The Congressional Budget and Impoundment Control Act of 1974 (Budget Act) requires the Congressional Budget Office (CBO) to provide the Budget Committees with budget and economic projections for the upcoming 10 years. Known as the Budget and Economic Outlook and typically received at the beginning of each calendar year, CBO’s annual report is often referred to as the “baseline.”
In the congressional budget process, the baseline serves as a neutral benchmark from which to consider the effects of policy options and determine funding levels when writing the budget resolution.
Baseline Contents and Timeline. CBO’s baseline includes projections of federal spending, revenue, surpluses or deficits, and debt. CBO makes these 10-year projections assuming the continuation of current law. Along with these estimates, the baseline contains a forecast of key economic indicators, such as changes in gross domestic product (GDP), inflation, interest rates, and unemployment. CBO also includes detailed budget estimates for specific programs and categories of spending—a foundational piece in building the budget resolution.
While CBO usually publishes its report on or before February 15, this year’s report was delayed to April 9, primarily due to the need to adjust for the recently enacted tax reform law. With the publication of CBO’s baseline, the House Budget Committee will hold a hearing on the report on April 12.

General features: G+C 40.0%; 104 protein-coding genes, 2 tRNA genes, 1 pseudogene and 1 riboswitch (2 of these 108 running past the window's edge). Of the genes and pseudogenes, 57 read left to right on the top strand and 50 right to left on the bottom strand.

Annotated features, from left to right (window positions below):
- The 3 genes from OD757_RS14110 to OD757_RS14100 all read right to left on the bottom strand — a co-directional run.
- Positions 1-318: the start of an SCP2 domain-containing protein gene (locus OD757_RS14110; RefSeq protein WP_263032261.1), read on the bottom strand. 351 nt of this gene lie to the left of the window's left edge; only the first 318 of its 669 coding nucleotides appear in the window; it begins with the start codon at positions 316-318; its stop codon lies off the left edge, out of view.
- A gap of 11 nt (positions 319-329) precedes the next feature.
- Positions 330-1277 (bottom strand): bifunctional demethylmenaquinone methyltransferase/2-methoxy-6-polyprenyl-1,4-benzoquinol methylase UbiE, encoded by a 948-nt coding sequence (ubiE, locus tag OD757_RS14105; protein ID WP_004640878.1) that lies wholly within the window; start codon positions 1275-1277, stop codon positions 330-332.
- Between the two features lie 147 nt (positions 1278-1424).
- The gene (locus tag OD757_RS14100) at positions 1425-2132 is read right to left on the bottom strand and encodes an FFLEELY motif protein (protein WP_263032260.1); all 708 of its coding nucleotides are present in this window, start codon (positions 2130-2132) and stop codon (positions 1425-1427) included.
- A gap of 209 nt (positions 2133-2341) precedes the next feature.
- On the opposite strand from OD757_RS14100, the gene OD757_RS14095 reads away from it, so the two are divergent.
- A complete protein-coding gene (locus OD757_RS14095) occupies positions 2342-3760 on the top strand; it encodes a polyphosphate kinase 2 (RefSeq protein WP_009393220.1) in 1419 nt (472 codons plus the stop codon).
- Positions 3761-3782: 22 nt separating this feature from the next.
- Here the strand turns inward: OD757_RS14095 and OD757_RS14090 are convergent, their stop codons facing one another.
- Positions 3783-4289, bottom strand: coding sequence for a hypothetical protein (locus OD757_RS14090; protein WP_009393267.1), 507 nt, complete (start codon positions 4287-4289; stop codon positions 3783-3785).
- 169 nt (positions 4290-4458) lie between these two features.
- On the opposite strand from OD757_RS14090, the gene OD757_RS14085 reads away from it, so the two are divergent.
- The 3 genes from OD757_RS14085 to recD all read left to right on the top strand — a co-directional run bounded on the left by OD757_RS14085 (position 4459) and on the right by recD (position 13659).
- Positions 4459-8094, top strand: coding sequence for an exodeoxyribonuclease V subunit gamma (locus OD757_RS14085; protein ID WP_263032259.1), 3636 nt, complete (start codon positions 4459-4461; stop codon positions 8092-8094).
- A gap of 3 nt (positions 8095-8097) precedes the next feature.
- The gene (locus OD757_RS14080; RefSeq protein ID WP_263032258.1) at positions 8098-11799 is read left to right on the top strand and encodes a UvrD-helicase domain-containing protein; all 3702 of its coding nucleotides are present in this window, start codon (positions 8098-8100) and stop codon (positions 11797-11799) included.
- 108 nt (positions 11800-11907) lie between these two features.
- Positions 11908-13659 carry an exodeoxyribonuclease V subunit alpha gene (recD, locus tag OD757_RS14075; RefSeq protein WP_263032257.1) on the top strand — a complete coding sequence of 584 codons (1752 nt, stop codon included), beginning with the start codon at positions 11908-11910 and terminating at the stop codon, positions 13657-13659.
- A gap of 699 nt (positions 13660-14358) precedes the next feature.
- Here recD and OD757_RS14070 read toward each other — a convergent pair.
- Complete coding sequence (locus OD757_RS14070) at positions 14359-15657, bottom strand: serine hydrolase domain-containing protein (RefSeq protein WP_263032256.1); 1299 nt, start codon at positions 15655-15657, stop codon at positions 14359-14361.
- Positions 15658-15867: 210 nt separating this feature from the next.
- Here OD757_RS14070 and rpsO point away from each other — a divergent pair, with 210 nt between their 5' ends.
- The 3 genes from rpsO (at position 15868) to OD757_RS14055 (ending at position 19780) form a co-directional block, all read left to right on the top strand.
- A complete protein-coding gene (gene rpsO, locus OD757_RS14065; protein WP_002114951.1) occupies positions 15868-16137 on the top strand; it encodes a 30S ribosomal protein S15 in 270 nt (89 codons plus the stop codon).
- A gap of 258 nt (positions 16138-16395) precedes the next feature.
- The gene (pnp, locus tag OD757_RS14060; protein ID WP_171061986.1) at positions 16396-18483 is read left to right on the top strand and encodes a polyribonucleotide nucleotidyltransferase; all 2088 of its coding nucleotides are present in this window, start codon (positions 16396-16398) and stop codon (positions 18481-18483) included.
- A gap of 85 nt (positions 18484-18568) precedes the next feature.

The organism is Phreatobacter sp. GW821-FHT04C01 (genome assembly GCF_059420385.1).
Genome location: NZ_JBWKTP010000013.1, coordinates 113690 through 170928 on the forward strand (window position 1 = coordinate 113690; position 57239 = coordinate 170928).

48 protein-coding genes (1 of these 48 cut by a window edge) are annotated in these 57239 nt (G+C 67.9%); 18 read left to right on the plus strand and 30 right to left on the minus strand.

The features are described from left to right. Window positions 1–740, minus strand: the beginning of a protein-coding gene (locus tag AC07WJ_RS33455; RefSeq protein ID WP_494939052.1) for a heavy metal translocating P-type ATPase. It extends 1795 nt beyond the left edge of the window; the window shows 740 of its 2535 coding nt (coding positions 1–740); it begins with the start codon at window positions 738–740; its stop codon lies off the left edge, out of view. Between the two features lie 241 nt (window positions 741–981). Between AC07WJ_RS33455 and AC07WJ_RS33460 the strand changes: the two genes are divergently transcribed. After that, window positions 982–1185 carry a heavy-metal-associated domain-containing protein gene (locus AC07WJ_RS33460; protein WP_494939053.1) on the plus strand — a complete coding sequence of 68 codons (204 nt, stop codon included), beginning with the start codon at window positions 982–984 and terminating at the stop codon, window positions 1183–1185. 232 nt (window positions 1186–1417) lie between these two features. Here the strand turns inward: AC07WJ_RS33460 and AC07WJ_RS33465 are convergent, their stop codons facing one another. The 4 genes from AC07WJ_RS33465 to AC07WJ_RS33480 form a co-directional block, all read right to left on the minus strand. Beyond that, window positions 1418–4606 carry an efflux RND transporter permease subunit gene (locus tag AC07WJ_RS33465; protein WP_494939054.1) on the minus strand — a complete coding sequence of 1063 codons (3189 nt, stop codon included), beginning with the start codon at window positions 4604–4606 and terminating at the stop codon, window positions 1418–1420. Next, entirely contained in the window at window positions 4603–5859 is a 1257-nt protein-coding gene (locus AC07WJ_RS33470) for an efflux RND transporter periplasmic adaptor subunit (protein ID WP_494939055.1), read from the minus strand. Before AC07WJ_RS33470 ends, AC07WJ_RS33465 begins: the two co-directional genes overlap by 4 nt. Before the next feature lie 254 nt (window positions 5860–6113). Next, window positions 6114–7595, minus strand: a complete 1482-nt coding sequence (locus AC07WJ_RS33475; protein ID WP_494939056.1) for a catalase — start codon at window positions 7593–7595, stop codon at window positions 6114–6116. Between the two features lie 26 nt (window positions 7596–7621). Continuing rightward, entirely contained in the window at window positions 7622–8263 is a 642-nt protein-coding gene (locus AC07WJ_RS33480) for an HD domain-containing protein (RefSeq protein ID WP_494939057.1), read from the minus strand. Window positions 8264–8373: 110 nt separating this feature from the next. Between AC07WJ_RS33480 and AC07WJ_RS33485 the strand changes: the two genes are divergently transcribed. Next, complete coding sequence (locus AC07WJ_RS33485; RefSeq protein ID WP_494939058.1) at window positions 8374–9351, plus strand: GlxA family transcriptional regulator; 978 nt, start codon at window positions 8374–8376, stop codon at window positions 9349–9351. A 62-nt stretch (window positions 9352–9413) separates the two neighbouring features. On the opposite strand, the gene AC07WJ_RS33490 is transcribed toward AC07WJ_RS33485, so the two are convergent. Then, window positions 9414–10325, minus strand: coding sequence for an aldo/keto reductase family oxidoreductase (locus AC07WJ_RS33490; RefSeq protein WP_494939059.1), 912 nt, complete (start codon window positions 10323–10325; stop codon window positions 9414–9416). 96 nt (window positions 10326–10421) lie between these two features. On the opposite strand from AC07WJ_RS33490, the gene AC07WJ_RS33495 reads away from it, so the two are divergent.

Updating the Baseline. The CBO baseline accounts for current law. As current law changes with enacted legislation, the baseline becomes increasingly outdated. CBO updates the baseline every year, usually twice a year, to reflect changes in the nation’s fiscal picture.
When updating the baseline, CBO accounts for three major areas of adjustment: legislative changes, economic changes, and technical changes.
Importance of the Baseline. CBO’s baseline gives Congress information that is independent from the Administration’s Office of Management and Budget (OMB). Cost estimates for all legislation considered by Congress rely on the baseline. When estimating the budgetary impacts of a bill, CBO compares the proposed policy changes to the baseline. This allows CBO to show Congress the cost or saving effects of a bill versus the status quo.
By relying on its own support agency’s baseline, Congress keeps a close hold on the power of the purse.